John Higgins v Governor and Company of Bank of Ireland

JurisdictionIreland
CourtHigh Court
JudgeMr. Justice O'Keeffe
Judgment Date21 January 2013
Neutral Citation[2013] IEHC 6
Date21 January 2013

[2013] IEHC 6

THE HIGH COURT

[No. 11002 P./2001]
[No. 1390 P/2004]
Higgins v Bank of Ireland

BETWEEN

JOHN HIGGINS
PLAINTIFF

AND

GOVERNOR AND COMPANY OF THE BANK OF IRELAND
DEFENDANT
(Joined by Order of Mr Justice Clarke dated 5 December 2005)

CRIMINAL JUSTICE ACT 1994 S32(2)

CRIMINAL JUSTICE ACT 1994 S57

CRIMINAL JUSTICE ACT 1994 S31(12)

GALLAGHER v REVENUE COMMISSIONERS 1995 1 IR 55

MAGUIRE v ARDAGH 2001 1 IR 385

MCGOWAN v MURPHY UNREP SUPREME 10.4.1967

MESKELL v CIE 1973 IR 121

TAYLOR v SMITH 1991 1 IR 142

ROCHFORD v STOREY UNREP O'HANLON 4.11.1982 1983/4/1022

QUIRKE v BOARD LUTHCHLEAS NA HEIREANN 1988 IR 83

MORGAN v TRINITY COLLEGE 2003 3 IR 157

RAJPAL v ROBINSON 2005 3 IR 385

GOGAY v HERTFORDSHIRE CO COUNCIL 2000 IRLR 703

CRONIN v EIRCOM LTD 2007 3 IR 104

MALIK & MAHMUD v BANK OF CREDIT & COMMERCE INTERNATIONAL SA 1998 AC 20

DEEGAN v MIN FOR FINANCE 2000 ELR 190

SHEEHY v RYAN 2008 4 IR 258

R v HULL UNIVERSITY 1999 4 AER 747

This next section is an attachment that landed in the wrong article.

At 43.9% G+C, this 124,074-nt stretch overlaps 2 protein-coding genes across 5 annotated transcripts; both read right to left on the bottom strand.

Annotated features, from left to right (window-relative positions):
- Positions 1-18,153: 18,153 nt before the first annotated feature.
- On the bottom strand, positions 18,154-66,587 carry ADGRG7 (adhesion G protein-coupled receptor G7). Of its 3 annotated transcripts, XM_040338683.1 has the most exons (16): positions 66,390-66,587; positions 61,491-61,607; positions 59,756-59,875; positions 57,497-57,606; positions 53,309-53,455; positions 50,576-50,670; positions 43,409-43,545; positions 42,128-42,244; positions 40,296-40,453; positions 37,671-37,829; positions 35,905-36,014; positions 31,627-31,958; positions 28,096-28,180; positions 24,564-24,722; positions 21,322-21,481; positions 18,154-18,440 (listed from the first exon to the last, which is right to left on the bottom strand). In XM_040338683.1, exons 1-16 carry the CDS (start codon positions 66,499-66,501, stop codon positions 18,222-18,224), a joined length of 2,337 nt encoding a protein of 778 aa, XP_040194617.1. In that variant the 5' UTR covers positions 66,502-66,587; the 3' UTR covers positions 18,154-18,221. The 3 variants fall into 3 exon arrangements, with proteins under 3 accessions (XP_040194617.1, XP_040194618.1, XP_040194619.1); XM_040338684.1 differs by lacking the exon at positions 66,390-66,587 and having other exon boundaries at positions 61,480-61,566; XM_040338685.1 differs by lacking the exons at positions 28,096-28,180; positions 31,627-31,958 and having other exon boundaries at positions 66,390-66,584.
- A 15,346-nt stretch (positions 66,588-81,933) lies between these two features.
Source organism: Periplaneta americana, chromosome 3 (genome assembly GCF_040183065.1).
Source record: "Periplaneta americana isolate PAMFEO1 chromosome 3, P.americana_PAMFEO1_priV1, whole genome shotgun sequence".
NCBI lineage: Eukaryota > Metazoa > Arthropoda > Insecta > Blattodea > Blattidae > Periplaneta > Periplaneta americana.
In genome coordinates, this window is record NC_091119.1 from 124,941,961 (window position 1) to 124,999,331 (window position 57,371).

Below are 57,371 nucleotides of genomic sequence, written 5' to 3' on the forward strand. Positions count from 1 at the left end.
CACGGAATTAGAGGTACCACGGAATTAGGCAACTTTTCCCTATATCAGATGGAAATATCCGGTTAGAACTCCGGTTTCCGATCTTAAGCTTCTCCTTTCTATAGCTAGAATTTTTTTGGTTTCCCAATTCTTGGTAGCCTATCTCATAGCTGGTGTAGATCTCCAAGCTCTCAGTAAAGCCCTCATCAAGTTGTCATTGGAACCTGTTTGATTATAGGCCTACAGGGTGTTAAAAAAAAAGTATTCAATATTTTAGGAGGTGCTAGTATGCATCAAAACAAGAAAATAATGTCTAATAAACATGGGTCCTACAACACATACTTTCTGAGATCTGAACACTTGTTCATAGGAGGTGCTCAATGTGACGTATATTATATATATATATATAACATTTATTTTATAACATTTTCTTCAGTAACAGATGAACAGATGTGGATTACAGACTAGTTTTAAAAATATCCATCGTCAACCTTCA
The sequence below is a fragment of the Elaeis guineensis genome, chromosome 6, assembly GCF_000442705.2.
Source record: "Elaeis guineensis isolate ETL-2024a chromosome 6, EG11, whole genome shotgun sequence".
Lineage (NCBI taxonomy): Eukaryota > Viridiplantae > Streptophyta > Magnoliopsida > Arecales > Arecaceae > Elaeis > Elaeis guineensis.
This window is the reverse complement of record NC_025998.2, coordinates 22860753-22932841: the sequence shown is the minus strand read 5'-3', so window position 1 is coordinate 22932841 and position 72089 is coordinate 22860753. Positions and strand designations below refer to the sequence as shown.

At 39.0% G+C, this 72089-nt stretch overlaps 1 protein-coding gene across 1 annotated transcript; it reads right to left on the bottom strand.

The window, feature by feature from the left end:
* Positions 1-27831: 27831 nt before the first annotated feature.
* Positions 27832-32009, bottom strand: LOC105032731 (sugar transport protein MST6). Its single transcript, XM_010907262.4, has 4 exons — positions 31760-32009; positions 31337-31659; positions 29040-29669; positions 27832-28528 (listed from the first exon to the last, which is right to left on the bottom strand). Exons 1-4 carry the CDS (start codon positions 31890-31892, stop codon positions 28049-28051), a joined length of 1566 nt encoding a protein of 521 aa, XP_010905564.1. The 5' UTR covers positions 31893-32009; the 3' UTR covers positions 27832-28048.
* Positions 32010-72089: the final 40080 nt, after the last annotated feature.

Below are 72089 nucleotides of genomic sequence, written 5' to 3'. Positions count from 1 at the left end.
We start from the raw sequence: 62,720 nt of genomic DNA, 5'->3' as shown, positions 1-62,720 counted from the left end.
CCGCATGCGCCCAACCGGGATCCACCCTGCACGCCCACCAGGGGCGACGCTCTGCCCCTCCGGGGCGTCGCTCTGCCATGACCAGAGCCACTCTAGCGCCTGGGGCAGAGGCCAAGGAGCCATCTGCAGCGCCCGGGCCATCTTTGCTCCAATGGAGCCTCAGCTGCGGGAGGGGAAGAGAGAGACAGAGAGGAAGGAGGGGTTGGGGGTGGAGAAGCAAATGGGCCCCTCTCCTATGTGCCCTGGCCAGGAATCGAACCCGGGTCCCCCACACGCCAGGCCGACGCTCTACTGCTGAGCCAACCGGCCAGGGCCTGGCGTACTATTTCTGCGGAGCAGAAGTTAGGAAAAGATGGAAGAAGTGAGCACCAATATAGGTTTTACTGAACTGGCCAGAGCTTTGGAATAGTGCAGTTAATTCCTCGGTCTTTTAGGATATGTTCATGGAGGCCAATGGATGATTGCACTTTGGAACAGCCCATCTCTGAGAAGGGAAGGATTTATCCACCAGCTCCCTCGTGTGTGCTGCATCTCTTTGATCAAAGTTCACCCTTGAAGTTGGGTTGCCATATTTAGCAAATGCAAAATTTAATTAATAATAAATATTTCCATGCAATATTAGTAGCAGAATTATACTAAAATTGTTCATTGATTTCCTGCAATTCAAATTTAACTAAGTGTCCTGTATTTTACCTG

JOHNSON v UNYSIS 2001 ICR 480

EASTWOOD v MAGNOX ELECTRIC PLC 2004 IRLR 733

LINGHAM v HEALTH SERVICE EXECUTIVE 2006 17 ELR 137 2005/36/7565 2005 IESC 89

MCGRATH v TRINTECH TECHNOLOGIES LTD & TRINTECH GROUP PLC 2005 16 ELR 49

CARROLL v BUS ATHA CLIATH 2005 4 IR 184

NOLAN v EMO OIL SERVICES LTD UNREP LAFFOY 21.1.2009 2009/42/10441 2009 IEHC 15

STATE (HEGARTY) v WINTERS 1956 IR 320

ORANGE v DIRECTOR OF TELECOMS (NO.2) 2000 4 IR 159

KIRKWOOD HACKETT v TIERNEY 1952 IR 185

HENNESSEY v K-TEL IRELAND LTD UNREP SUPREME 12.6.1997 1998/21/8033

CONDON v CORAS IOMPAIR EIREANN (CIE) UNREP BARRINGTON 16.11.84 1985/1/52

COURTNEY v OUR LADY'S HOSPITAL LTD (T/A OUR LADY'S HOSPITAL CRUMLIN) & ORS 2011 2 IR 786

TORT

Malicious conspiracy

Employment contract - Plaintiff manager of branch of defendant bank - Plaintiff alleged to have facilitated illegal activities - Inquiry conducted by defendant - Plaintiff dismissed by defendant - Whether inquiry fair and impartial - Whether plaintiff denied right of appeal - Whether perjury on part of defendant's witnesses - Whether conspiracy by defendant against plaintiff - Whether plaintiff placed on special paid leave or suspended by defendant - Whether placing of plaintiff on special paid leave lawful - Whether wrongful dismissal - Whether objective bias pleaded by plaintiff - Whether plaintiff defamed by defendant - Whether plaintiff entitled to costs for legal representation before defendant's inquiry - Meskell v CIE [1973] IR 121 distinguished - Quirke v Bord Luthchleas na hÉireann [1988] IR 83; Maguire v Ardagh [2002] 1 IR 385; Morgan v Trinity College [2003] 3 IR 157; Carroll v Bus Átha Cliath [2005] IEHC 1, [2005] 4 IR 184; Maha Lingam v HSE [2005] IESC 89 (Unrep, SC, 4/10/2005); Nolan v Emo Oil Services Ltd [2009] IEHC 15 (Unrep, HC, Laffoy J, 21/1/2009) considered - Claim dismissed (2001/11002P - O'Keeffe J - 21/1/2013) [2013] IEHC 6